Wednesday, April 20, 2005

I used to cluck 'em, fuck 'em, and duck 'em, but now I'm more mature, I fuck 'em, fuck 'em, and fuck 'em.

- Explicit Content ONLY: Remember that Too Short cut on his album where he bleeped out every single bad word in the song and basically you couldn’t understand any of it? Well this is the exact opposite of that with NWA’s classic “Straight Outta Compton.” NOTHING but curse words with all the non-curse words bleeped out. Pretty funny. I’ve always admired Dr. Dre for being so clearly a studio-gangsta and yet he is just so dope at what he does, he still gets hood respect. That’s real.

- Apache: This article about the bboy anthem we all know and love is quite good: "a record written by a white Englishman imitating Native Americans as portrayed by white Americans and made famous by a Dane with a vaguely Hawaiian sound, arranged by a Canadian, became the biggest record in black New York."

- I admire you, Ms. Marla Ruzicka: Some fucko is still trying to convince me to admire the Weather Underground because they were passionate or something. Fuck those dudes. You want somebody to admire, how about Marla Ruzicka. R.I.P., homie.

- Organ Donor: I suppose this is relevant given the whole Terry Schiavo thingermerbobber that popped-off over the last few months. Apparently on some hospital TV show (“Grey’s Anatomy”?), there was some portrayal of the organ donation process which was fairly inaccurate. I’m a firm believer in organ donation, and this article articulately articulates why organ donation is a good thing and that stupid TV show didn’t fairly represent the process

- Got Interviews?: The Paris Review’s DNA of Literature Project is underway and they are posting all their interviews with authors by decade. There’s some hot stuff up in thurr, up in thurr. Shit should keep me “busy” at work for the next few hours.

- Thank God I found you!: I’m so happy I found out Steven Shaviro has a blog. Dude is fucking brilliant. I applied to grad school at the University of Washington on the strength of him alone teaching there—which I later found to be supremely stupid because Shaviro didn’t even teach grad classes (doh!). But, anyway, this is only really relevant to a handful of grad school dorks who are familiar with Theodor Adorno’s critique of popular music and the culture industry, but it’s articulated in such a breath-takingly clear and effective manner that I’ve got to quote it here:

“The real problem with Adorno's and Attali's denunciations is that they content themselves with essentially lazy and obvious criticisms of commodity culture, while failing to plumb the commodity experience to its depths, refusing to push it to its most extreme consequences. The only way out is through. The way to defend popular music against the Frankfurt School critique -- not that I think it even needs to be defended -- is not by taking refuge in notions of ‘authenticity’ in order to deny its commodity status, but rather to work out how the power of this music comes out of -- rather than existing in spite of -- its commodity status, how it works through the logic of repetition and commodification, and pushes this further than any capitalist apologetics would find comfortable.” Man, oh fucking man. So fucking beautiful.

Now, I agree with Shaviro’s sentiment that popular music finds its power precisely because of its commodity status (instead of inspite of that status) but I wonder if he’s being a bit too harsh on Adorno (as mentioned I haven’t read Attali). Perhaps I’m giving Adorno too much credit when I want to say that Shaviro’s reading of him seems a bit harsh. To be sure, Adorno doesn’t seem to like popular commodity culture that much (understatement) and there’s been a great deal of work written about Adorno that basically passes him off as a snob who doesn’t like anything except atonal White classical music and other challenging (i.e. pretty unlikable), authentic high-culture texts. But, frankly, I think a fair close reading of Adorno reveals that Adorno-the-text ends up admitting a similar notion of “the only way out is through” even though Adorno-the-modernist-crumudgeon seems to be longing for high-culture authenticity.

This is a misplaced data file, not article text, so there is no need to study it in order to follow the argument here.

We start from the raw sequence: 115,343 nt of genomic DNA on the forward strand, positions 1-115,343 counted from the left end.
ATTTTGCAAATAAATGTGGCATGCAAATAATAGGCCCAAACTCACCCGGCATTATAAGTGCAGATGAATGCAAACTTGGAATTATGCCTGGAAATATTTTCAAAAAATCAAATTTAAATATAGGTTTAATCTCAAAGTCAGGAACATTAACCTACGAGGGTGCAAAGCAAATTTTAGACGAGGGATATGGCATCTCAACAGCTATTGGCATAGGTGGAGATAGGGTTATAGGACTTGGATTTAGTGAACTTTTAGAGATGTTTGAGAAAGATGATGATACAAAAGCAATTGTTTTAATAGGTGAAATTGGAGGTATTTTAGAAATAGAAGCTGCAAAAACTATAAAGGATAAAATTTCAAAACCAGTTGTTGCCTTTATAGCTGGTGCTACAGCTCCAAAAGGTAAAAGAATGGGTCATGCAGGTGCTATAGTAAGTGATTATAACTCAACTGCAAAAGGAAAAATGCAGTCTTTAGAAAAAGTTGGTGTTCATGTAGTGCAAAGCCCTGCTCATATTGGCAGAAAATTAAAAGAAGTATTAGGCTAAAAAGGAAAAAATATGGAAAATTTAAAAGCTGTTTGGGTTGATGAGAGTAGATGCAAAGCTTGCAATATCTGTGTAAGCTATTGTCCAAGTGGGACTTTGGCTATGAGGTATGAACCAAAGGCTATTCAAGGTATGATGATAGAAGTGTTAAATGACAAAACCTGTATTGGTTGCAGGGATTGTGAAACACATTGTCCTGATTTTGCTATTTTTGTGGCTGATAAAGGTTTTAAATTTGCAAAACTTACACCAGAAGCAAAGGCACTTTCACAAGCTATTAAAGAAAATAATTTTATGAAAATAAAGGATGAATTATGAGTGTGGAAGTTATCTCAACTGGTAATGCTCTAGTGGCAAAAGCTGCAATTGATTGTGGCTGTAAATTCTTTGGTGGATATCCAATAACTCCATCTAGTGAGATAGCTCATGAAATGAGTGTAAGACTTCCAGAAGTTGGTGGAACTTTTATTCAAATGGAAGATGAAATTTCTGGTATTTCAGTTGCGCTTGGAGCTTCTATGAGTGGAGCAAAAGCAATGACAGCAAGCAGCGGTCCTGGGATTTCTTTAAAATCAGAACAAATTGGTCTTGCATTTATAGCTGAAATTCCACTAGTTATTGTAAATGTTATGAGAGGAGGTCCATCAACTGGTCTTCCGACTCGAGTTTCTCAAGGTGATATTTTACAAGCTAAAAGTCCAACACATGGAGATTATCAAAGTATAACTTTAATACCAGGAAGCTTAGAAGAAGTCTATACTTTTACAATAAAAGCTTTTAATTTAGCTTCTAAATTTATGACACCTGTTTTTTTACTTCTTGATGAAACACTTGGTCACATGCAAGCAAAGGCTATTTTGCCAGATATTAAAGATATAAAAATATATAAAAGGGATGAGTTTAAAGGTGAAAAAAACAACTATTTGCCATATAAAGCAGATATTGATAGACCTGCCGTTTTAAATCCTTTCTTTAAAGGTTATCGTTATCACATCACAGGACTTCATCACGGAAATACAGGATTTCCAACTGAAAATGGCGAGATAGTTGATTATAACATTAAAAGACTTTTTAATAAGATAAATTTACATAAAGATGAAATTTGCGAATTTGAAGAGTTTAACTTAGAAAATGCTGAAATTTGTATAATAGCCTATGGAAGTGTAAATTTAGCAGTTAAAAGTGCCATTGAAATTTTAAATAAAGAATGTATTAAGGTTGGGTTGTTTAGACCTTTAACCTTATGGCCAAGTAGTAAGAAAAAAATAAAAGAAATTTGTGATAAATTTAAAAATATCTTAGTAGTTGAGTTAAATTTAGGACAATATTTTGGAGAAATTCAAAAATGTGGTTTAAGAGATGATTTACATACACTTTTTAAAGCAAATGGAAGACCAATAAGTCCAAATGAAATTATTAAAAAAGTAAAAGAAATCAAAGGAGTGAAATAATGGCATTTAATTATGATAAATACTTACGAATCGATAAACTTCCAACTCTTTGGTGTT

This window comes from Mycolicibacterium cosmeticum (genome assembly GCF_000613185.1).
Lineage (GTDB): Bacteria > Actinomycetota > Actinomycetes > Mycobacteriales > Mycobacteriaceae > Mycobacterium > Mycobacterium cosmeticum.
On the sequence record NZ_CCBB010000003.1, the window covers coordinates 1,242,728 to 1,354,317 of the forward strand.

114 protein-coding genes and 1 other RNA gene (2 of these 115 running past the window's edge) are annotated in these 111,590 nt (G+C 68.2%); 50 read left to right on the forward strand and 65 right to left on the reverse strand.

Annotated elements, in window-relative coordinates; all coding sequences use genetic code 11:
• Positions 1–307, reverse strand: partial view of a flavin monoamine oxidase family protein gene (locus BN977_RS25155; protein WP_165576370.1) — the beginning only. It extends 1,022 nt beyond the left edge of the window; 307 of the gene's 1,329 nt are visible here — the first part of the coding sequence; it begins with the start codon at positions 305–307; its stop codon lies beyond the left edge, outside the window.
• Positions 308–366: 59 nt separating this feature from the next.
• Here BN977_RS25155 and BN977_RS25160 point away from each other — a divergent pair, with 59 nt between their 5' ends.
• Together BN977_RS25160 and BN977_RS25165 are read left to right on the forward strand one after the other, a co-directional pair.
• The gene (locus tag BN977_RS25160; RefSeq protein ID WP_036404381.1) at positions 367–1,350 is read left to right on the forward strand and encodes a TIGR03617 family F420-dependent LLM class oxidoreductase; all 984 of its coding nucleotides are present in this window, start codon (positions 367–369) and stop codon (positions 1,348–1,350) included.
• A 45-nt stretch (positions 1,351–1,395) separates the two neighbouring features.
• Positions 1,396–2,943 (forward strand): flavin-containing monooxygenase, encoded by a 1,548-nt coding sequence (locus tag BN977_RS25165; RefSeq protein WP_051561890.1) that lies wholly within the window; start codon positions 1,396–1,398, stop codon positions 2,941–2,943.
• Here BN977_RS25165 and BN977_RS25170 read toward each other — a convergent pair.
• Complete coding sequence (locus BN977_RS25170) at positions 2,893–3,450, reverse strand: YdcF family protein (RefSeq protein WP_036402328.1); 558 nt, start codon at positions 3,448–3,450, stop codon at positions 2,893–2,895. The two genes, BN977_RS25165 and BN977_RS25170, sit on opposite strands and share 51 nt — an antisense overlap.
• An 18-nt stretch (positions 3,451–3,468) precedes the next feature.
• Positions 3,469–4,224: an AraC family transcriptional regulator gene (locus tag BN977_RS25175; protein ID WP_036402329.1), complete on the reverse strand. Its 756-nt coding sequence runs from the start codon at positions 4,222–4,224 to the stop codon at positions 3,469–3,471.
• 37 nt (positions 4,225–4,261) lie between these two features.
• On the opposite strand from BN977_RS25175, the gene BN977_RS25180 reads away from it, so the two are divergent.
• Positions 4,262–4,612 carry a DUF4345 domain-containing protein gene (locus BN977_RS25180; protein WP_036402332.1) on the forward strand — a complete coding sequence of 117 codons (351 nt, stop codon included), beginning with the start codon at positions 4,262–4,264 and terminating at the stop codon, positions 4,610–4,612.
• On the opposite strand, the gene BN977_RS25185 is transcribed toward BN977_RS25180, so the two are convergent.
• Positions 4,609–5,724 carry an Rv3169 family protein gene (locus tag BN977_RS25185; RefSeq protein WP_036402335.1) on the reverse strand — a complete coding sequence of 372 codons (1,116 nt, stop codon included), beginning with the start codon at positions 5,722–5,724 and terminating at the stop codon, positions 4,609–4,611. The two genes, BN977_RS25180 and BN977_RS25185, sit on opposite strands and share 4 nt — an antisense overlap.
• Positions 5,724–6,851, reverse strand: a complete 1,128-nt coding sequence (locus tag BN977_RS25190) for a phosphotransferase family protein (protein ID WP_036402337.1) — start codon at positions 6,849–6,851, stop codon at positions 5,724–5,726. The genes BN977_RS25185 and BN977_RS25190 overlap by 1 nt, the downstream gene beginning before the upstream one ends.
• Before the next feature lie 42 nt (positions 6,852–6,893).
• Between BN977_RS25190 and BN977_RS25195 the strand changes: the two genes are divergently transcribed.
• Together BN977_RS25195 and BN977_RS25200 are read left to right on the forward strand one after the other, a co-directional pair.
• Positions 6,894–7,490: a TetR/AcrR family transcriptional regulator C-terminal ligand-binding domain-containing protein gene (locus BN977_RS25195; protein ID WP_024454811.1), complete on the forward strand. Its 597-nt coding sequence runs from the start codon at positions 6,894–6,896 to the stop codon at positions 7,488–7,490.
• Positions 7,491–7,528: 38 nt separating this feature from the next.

To be sure, Adorno never really downright says “yo, the only way out is through,” but a close reading the chiasmic/negative-dialectical logic he presents in “The Culture Industry: Enlightenment as Mass Deception” to me suggests that there really is no fucking way out—after all, to quote perhaps the most memorable sentence in the essay, “Something is provided for all so that none may escape.” Of course, Adorno-the-modernist-crumudgeon wants to fall back into notions of authenticity, but I think that if you read him closely, you’ll find that buried within the form as well as the actual content (a la Jeffrey Nealon’s provocative reading of Adorno) that the text is indeed admitting that there is no exit, there is no authenticity, and that the only way out is through. I should probably re-read the essay though. I haven’t read it in months.

Anyway, my point is, I think essentially that Shaviro is articulating an important point about popular music when he disagrees with Adorno’s critique, but I don’t think he’s really reading Adorno closely enough (I love claiming that people who are clearly way smarter than me aren’t reading someone closely enough). Or perhaps I’m just sticking up too much for my buddy Teddy Adorno because I think he’s brilliant and really fucking funny (albeit admittedly at times a closet racist and just all around elitist who wouldn’t be your ideal drinking partner at Oktoberfest).

I dunno. If you’re not convinced, I suggest you read Nealon’s essay. It bumps and is really funny.

- If you made it all the way down here…: Busta, Peedi, and Q-Tip joints are still up on the shrimp along with some new shit. Always worth checking out.



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